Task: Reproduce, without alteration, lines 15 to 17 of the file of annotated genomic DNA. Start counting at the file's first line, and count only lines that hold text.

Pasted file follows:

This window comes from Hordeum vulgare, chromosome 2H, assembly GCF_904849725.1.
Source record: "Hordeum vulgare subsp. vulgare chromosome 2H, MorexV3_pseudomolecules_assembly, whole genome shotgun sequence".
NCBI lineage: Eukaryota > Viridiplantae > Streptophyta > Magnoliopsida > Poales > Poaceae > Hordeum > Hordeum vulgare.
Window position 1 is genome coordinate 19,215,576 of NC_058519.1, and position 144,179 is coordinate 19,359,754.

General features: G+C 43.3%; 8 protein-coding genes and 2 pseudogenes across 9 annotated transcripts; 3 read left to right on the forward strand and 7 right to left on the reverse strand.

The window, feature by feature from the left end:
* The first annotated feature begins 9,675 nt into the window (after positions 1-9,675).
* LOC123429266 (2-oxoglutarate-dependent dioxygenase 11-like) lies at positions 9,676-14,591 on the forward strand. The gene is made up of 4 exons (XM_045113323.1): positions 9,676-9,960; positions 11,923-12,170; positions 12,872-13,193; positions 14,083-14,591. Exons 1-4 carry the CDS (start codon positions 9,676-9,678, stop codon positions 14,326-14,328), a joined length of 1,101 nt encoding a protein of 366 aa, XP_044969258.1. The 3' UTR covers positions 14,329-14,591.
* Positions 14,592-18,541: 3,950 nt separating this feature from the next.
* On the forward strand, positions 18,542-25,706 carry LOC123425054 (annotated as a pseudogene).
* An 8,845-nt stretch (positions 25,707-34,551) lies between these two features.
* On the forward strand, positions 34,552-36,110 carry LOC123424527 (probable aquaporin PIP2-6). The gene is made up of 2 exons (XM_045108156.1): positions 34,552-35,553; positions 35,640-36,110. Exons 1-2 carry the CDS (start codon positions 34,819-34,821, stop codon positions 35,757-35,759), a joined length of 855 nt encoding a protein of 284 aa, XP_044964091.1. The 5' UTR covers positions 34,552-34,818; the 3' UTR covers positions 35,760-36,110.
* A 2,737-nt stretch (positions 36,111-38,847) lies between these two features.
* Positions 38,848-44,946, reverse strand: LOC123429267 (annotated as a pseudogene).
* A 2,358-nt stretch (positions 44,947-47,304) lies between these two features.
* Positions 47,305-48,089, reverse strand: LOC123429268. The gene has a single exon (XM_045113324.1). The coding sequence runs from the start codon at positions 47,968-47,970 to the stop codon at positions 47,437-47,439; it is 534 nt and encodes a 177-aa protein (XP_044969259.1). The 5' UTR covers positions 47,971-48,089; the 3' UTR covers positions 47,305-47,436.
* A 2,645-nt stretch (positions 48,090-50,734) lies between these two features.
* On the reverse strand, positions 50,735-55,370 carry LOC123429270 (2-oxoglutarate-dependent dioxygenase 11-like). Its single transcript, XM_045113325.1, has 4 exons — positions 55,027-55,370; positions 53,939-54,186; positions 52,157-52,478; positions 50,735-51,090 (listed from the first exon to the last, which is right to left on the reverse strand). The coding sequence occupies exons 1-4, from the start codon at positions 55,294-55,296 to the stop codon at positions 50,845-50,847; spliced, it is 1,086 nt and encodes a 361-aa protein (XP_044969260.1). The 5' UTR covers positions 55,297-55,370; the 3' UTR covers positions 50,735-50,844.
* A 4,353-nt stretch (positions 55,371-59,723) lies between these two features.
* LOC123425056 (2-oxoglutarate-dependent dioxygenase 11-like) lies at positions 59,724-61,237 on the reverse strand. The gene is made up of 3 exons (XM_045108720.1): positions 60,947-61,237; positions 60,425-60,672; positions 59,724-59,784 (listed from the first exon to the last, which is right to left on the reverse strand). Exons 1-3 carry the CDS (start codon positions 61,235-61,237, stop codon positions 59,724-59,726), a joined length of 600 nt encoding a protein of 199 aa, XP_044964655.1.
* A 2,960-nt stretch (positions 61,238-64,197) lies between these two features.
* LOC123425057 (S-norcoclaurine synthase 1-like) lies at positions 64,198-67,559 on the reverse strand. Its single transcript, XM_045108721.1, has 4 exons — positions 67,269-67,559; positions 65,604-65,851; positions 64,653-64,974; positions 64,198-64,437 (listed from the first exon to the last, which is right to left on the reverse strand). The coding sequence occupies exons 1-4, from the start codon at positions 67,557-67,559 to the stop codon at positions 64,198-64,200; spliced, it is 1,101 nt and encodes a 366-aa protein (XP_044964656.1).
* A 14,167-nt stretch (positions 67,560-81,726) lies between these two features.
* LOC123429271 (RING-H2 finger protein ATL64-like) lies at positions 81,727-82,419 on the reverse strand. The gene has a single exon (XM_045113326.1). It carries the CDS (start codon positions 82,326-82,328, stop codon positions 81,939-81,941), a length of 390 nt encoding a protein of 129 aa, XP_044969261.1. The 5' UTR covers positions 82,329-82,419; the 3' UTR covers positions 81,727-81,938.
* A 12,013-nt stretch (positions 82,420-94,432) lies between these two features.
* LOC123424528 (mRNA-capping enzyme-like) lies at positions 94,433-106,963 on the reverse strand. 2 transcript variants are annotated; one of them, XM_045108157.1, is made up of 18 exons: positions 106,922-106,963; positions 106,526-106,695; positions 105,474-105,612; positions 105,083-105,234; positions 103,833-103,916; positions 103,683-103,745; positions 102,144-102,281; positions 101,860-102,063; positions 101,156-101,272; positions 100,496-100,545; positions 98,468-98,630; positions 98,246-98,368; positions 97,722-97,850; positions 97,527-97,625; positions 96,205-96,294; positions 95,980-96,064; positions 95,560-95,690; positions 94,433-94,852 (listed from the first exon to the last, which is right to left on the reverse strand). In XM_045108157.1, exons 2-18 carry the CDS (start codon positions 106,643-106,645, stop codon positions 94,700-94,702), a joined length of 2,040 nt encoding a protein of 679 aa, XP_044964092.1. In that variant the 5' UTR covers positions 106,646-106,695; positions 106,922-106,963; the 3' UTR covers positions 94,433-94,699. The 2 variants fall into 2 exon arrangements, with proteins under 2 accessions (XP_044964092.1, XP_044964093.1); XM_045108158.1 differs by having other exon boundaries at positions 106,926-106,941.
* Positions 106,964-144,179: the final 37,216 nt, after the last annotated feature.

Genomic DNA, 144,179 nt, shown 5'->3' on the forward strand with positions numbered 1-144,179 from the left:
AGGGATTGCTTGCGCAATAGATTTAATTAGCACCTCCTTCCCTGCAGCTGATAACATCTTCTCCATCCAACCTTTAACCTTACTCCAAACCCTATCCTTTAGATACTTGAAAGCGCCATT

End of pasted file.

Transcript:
* A 2,358-nt stretch (positions 44,947-47,304) lies between these two features.
* Positions 47,305-48,089, reverse strand: LOC123429268. The gene has a single exon (XM_045113324.1). The coding sequence runs from the start codon at positions 47,968-47,970 to the stop codon at positions 47,437-47,439; it is 534 nt and encodes a 177-aa protein (XP_044969259.1). The 5' UTR covers positions 47,971-48,089; the 3' UTR covers positions 47,305-47,436.
* A 2,645-nt stretch (positions 48,090-50,734) lies between these two features.